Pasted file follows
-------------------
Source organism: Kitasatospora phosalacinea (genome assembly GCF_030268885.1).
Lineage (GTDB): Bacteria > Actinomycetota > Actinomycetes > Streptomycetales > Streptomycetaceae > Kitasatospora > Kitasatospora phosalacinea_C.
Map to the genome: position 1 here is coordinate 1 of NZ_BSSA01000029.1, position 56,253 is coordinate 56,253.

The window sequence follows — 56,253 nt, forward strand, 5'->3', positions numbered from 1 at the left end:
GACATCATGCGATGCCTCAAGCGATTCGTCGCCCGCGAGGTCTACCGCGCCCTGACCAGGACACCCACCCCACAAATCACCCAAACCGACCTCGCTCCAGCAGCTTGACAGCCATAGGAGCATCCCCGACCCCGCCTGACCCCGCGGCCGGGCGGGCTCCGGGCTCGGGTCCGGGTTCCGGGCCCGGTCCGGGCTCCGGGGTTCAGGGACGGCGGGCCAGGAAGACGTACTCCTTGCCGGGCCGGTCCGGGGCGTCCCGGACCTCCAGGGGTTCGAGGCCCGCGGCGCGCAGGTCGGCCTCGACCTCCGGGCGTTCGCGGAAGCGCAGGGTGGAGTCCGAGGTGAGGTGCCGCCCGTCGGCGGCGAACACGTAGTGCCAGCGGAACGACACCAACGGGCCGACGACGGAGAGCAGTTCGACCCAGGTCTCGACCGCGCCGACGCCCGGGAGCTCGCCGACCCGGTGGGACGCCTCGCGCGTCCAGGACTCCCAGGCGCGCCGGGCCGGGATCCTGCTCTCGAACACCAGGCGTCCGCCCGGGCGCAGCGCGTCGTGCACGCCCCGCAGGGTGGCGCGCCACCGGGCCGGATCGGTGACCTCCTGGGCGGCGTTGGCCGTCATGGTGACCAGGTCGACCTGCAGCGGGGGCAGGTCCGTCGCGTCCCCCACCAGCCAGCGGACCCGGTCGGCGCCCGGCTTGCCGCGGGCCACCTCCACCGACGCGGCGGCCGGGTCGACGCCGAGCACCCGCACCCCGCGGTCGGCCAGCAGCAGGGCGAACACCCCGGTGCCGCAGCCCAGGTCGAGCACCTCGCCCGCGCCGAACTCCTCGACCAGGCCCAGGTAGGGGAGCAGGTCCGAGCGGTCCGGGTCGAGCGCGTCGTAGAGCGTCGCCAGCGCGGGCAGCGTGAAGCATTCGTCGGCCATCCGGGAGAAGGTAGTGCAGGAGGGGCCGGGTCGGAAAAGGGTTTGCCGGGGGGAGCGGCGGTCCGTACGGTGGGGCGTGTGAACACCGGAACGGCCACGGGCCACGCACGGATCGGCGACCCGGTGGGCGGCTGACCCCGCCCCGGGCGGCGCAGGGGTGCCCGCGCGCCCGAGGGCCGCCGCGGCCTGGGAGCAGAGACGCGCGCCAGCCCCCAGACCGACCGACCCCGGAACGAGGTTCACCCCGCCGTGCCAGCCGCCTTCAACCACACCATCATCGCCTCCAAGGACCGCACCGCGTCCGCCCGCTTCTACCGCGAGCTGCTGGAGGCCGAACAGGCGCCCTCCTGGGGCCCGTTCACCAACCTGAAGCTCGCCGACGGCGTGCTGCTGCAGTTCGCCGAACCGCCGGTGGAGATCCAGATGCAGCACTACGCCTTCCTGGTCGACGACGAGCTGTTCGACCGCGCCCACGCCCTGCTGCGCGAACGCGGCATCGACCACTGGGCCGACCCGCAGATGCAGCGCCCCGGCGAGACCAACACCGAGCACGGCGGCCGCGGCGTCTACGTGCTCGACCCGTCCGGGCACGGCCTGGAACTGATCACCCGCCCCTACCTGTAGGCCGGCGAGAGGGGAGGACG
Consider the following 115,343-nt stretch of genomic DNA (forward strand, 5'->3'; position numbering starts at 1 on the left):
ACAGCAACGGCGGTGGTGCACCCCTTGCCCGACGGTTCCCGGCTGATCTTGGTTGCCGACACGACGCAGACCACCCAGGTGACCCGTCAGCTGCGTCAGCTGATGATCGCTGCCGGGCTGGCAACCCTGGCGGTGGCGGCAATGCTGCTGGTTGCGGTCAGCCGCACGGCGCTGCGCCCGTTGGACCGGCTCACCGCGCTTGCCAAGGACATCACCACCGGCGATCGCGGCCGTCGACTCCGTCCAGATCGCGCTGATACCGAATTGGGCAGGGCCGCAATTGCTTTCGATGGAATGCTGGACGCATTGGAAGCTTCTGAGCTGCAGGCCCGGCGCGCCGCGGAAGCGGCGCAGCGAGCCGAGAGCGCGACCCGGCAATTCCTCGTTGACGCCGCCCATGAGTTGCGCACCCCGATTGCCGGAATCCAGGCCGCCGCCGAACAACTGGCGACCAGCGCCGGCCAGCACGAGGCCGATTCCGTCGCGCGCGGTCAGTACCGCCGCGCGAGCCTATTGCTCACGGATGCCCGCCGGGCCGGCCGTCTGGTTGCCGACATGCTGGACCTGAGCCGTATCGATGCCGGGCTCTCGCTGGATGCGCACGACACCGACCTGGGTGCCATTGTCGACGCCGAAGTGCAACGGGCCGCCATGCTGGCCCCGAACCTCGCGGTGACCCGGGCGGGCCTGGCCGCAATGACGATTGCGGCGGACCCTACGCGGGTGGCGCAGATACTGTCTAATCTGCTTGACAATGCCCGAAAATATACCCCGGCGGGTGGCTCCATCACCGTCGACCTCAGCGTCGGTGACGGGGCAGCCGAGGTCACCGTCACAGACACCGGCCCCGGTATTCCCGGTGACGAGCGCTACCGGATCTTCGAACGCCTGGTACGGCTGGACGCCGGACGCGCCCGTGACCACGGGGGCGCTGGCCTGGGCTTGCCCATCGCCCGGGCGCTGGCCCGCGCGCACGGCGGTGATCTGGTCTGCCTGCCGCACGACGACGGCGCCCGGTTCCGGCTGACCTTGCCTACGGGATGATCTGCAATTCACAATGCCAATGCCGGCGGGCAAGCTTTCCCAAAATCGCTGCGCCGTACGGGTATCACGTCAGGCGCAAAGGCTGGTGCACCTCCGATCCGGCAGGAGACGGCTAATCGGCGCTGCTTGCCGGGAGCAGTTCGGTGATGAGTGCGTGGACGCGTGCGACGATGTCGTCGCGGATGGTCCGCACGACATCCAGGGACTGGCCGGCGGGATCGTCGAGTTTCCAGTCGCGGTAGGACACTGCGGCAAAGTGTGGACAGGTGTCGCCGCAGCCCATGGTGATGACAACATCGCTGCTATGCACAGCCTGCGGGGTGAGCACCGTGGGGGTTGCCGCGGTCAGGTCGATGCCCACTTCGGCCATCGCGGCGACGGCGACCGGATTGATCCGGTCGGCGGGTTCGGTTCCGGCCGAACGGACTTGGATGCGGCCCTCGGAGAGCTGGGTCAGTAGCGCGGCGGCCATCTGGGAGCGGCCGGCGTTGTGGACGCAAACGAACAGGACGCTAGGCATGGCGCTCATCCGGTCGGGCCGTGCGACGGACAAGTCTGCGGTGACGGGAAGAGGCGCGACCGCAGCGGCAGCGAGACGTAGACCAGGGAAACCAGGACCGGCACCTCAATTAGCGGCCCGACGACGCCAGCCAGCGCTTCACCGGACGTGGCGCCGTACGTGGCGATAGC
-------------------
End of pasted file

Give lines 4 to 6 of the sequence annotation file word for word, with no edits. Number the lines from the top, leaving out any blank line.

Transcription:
The window sequence follows — 56,253 nt, forward strand, 5'->3', positions numbered from 1 at the left end:
GACATCATGCGATGCCTCAAGCGATTCGTCGCCCGCGAGGTCTACCGCGCCCTGACCAGGACACCCACCCCACAAATCACCCAAACCGACCTCGCTCCAGCAGCTTGACAGCCATAGGAGCATCCCCGACCCCGCCTGACCCCGCGGCCGGGCGGGCTCCGGGCTCGGGTCCGGGTTCCGGGCCCGGTCCGGGCTCCGGGGTTCAGGGACGGCGGGCCAGGAAGACGTACTCCTTGCCGGGCCGGTCCGGGGCGTCCCGGACCTCCAGGGGTTCGAGGCCCGCGGCGCGCAGGTCGGCCTCGACCTCCGGGCGTTCGCGGAAGCGCAGGGTGGAGTCCGAGGTGAGGTGCCGCCCGTCGGCGGCGAACACGTAGTGCCAGCGGAACGACACCAACGGGCCGACGACGGAGAGCAGTTCGACCCAGGTCTCGACCGCGCCGACGCCCGGGAGCTCGCCGACCCGGTGGGACGCCTCGCGCGTCCAGGACTCCCAGGCGCGCCGGGCCGGGATCCTGCTCTCGAACACCAGGCGTCCGCCCGGGCGCAGCGCGTCGTGCACGCCCCGCAGGGTGGCGCGCCACCGGGCCGGATCGGTGACCTCCTGGGCGGCGTTGGCCGTCATGGTGACCAGGTCGACCTGCAGCGGGGGCAGGTCCGTCGCGTCCCCCACCAGCCAGCGGACCCGGTCGGCGCCCGGCTTGCCGCGGGCCACCTCCACCGACGCGGCGGCCGGGTCGACGCCGAGCACCCGCACCCCGCGGTCGGCCAGCAGCAGGGCGAACACCCCGGTGCCGCAGCCCAGGTCGAGCACCTCGCCCGCGCCGAACTCCTCGACCAGGCCCAGGTAGGGGAGCAGGTCCGAGCGGTCCGGGTCGAGCGCGTCGTAGAGCGTCGCCAGCGCGGGCAGCGTGAAGCATTCGTCGGCCATCCGGGAGAAGGTAGTGCAGGAGGGGCCGGGTCGGAAAAGGGTTTGCCGGGGGGAGCGGCGGTCCGTACGGTGGGGCGTGTGAACACCGGAACGGCCACGGGCCACGCACGGATCGGCGACCCGGTGGGCGGCTGACCCCGCCCCGGGCGGCGCAGGGGTGCCCGCGCGCCCGAGGGCCGCCGCGGCCTGGGAGCAGAGACGCGCGCCAGCCCCCAGACCGACCGACCCCGGAACGAGGTTCACCCCGCCGTGCCAGCCGCCTTCAACCACACCATCATCGCCTCCAAGGACCGCACCGCGTCCGCCCGCTTCTACCGCGAGCTGCTGGAGGCCGAACAGGCGCCCTCCTGGGGCCCGTTCACCAACCTGAAGCTCGCCGACGGCGTGCTGCTGCAGTTCGCCGAACCGCCGGTGGAGATCCAGATGCAGCACTACGCCTTCCTGGTCGACGACGAGCTGTTCGACCGCGCCCACGCCCTGCTGCGCGAACGCGGCATCGACCACTGGGCCGACCCGCAGATGCAGCGCCCCGGCGAGACCAACACCGAGCACGGCGGCCGCGGCGTCTACGTGCTCGACCCGTCCGGGCACGGCCTGGAACTGATCACCCGCCCCTACCTGTAGGCCGGCGAGAGGGGAGGACG
Consider the following 115,343-nt stretch of genomic DNA (forward strand, 5'->3'; position numbering starts at 1 on the left):